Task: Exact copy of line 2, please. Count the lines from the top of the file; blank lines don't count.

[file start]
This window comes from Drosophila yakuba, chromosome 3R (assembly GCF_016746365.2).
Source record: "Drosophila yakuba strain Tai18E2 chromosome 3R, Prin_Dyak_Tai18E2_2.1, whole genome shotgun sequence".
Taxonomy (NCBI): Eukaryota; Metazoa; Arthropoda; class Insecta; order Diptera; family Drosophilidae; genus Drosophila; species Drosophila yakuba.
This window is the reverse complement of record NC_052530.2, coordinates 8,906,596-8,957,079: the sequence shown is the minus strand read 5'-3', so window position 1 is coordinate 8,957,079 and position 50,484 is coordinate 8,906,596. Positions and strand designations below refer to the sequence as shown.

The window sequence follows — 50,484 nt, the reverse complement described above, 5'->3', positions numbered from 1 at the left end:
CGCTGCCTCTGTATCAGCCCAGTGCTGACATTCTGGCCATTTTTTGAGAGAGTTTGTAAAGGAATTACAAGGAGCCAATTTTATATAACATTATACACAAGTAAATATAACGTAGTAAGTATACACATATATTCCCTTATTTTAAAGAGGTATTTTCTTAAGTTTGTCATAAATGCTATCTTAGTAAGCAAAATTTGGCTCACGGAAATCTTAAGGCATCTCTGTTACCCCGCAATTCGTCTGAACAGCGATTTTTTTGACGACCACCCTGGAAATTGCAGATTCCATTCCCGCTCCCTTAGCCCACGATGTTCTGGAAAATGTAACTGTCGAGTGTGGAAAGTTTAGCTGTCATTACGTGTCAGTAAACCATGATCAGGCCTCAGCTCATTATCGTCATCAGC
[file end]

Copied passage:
Source record: "Drosophila yakuba strain Tai18E2 chromosome 3R, Prin_Dyak_Tai18E2_2.1, whole genome shotgun sequence".